From the abstract: “Schools are using various forms of professional learning communities (PLCs) in order to increase student achievement and improve educational practices through enhanced communication and collaboration among teachers. This study examined a PLC that had too narrow a focus and failed therefore to affect student achievement. A critical shortcoming of the PLC groups examined in the current study had to do with their narrow mission and definition as ‘Data Teams’ and consequentially a constricted focus on narrow metrics. A qualitative case study design was used to gather data through 6 interviews with PLC members and 3 observations of the PLC meetings. Interview data were coded and thematically analyzed based on the research questions posed in the study. The observational data were analyzed using pre-determined categories. The results indicated that the participants perceived the PLC, in its current state, as too focused on a single set of metrics and lacking the time, collaboration, and support needed to be effective.”

Taylor, M. J., Hallam, P. R., Charlton, C. T., & Wall, D. G. (2014). Formative assessment of collaborative teams (FACT): Development of a grade-level instructional team checklist. NASSP Bulletin, 98(1), 26–52. Retrieved from https://www.researchgate.net/publication/275010003_Formative_Assessment_of_Collaborative_Teams_FACT_Development_of_a_Grade-Level_Instructional_Team_Checklist

From the abstract: “Professional Learning Communities (PLCs) have become increasingly popular in schools. PLCs are groups of teachers, administrators, parents, and students who collaborate to improve their practices and focus on results (DuFour, 2004). Grade-level and department teachers participate in regularly scheduled collaborative team meetings; however, many school leaders lack suitable tools to evaluate fidelity to the PLC model. To address this deficit, we developed a tutorial checklist called the Formative Assessment of Collaborative Teams (FACT) through an action research approach. This article discusses the context of grade-level and department collaborative teams where much of the work of implementing the PLC model takes place. Working alongside practitioners in this context, we developed, implemented, and validated the FACT tool. This article discusses practitioners’ reactions to the tool during these processes, including observations conducted using FACT at several schools. The results of this process suggest that FACT is consistent with the elements of effective PLCs, confirming that it discriminates among collaborative teams within and across schools.”

Vescio, V., Ross, D., & Adams, A. (2008). A review of research on the impact of professional learning communities on teaching practice and student learning. Teaching and Teacher Education: An International Journal of Research and Studies, 24(1), 80–91. Retrieved from https://www.sciencedirect.com/science/article/pii/S0742051X07000066/pdfft?md5=d5916ece27a904891981e15259d46422&pid=1-s2.0-S0742051X07000066-main.pdf

From the abstract: “After an overview of the characteristics of professional learning communities (PLCs), this manuscript presents a review of 10 American studies and one English study on the impact of PLCs on teaching practices and student learning. Although, few studies move beyond self-reports of positive impact, a small number of empirical studies explore the impact on teaching practice and student learning. The collective results of these studies suggest that well-developed PLCs have positive impact on both teaching practice and student achievement. Implications of this research and suggestions for next steps in the efforts to document the impact of PLCs on teaching and learning are included.”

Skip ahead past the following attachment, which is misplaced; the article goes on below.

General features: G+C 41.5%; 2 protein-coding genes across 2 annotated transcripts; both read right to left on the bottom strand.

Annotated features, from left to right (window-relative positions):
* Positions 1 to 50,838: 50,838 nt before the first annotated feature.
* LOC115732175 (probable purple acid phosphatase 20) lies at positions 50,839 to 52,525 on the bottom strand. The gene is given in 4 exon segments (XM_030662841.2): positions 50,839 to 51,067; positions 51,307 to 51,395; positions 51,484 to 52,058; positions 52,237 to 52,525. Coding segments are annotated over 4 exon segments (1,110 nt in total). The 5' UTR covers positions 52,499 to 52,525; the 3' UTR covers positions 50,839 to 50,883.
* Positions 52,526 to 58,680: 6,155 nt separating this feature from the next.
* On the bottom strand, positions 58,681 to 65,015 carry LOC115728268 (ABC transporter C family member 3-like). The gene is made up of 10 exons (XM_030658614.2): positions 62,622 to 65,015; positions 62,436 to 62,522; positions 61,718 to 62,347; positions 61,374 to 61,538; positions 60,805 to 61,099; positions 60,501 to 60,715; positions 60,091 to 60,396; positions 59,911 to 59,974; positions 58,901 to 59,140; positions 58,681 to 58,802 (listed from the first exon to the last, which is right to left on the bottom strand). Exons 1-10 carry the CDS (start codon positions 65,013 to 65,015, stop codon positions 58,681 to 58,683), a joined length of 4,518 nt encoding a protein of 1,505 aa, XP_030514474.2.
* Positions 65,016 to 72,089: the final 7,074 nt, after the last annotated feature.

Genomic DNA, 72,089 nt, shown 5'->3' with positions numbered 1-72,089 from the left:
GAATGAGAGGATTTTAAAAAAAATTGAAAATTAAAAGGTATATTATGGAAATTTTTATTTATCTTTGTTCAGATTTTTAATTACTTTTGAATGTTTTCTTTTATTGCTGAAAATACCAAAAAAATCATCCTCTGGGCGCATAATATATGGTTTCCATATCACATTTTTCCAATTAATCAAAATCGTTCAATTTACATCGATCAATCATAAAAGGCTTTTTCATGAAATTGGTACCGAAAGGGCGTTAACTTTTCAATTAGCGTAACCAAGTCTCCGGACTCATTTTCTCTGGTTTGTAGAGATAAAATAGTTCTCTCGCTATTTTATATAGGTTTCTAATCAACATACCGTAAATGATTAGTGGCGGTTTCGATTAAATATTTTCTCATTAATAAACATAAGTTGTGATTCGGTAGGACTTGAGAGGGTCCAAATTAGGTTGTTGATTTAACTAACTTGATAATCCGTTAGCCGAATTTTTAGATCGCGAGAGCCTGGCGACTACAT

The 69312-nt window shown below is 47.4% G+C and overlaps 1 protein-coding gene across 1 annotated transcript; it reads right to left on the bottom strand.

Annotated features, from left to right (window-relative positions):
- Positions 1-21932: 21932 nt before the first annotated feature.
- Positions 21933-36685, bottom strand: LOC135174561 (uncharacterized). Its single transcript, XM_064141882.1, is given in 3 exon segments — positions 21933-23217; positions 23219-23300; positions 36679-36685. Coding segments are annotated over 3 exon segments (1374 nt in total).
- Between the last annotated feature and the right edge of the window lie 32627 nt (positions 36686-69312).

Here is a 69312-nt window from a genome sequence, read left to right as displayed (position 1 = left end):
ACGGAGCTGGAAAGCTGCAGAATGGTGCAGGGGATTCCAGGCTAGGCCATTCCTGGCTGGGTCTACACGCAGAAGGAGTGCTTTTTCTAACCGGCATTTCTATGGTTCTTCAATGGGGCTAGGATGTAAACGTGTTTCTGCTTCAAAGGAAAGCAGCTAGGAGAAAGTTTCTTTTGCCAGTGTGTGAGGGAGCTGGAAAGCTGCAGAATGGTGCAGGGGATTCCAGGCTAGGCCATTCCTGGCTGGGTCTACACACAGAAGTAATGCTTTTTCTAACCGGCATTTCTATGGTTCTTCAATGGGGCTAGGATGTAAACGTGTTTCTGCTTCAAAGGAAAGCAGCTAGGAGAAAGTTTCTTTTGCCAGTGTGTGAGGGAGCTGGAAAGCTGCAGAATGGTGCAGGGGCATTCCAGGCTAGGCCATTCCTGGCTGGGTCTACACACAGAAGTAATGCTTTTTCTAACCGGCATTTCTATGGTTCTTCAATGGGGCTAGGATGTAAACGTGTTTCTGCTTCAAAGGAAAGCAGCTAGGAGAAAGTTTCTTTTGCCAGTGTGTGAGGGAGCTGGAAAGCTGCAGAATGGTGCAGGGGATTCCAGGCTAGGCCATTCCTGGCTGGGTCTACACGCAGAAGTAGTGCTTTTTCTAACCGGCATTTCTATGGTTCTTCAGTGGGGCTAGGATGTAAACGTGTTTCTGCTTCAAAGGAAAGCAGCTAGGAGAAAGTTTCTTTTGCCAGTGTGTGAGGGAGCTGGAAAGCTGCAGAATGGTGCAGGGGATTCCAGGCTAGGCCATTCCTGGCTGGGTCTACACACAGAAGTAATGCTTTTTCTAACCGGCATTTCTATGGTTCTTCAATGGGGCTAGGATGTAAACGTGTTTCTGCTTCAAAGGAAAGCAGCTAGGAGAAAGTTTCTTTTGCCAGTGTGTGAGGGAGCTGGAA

Method

Keywords and Search Strings

The following keywords and search strings were used to search the reference databases and other sources:

[(evaluation OR impact) AND (“professional learning community” OR “professional learning communities” or PLCs)]

Databases and Resources

We searched ERIC for relevant resources. ERIC is a free online library of over 1.6 million citations of education research sponsored by the Institute of Education Sciences. Additionally, we searched Google Scholar and PsychInfo.

Reference Search and Selection Criteria

When searching and selecting resources to include, we consider the criteria listed below.

  • Date of the Publication: References and resources published within the last 15 years, from 2003 to present, were included in the search and review.
  • Search Priorities of Reference Sources: Search priority is given to study reports, briefs, and other documents that are published and/or reviewed by IES and other federal or federally funded organizations and academic databases. Priority is also given to sources that provide free access to the full article.
  • Methodology: Priority is given to the most rigorous study designs, such as randomized controlled trials and quasi-experimental designs, and we may also include descriptive data analyses, survey results, mixed-methods studies, literature reviews, or meta-analyses. Other considerations include the target population and sample, including their relevance to the question, generalizability, and general quality. Priority is given to publications that are peer-reviewed journal articles or reports reviewed by IES and other federal or federally funded organizations. If there are many research reports available, we select those with the strongest methodology, or the most recent of similar reports. When there are fewer resources available, we may include a broader range of information. References are listed in alphabetical order, not necessarily in order of relevance.

This memorandum is one in a series of quick-turnaround responses to specific questions posed by educational stakeholders in the West Region (Arizona, California, Nevada, Utah), which is served by the Regional Educational Laboratory West at WestEd. This memorandum was prepared by REL West under a contract with the U.S. Department of Education’s Institute of Education Sciences (IES), Contract ED-IES-17-C-0012, administered by WestEd. Its content does not necessarily reflect the views or policies of IES or the U.S. Department of Education nor does mention of trade names, commercial products, or organizations imply endorsement by the U.S. Government.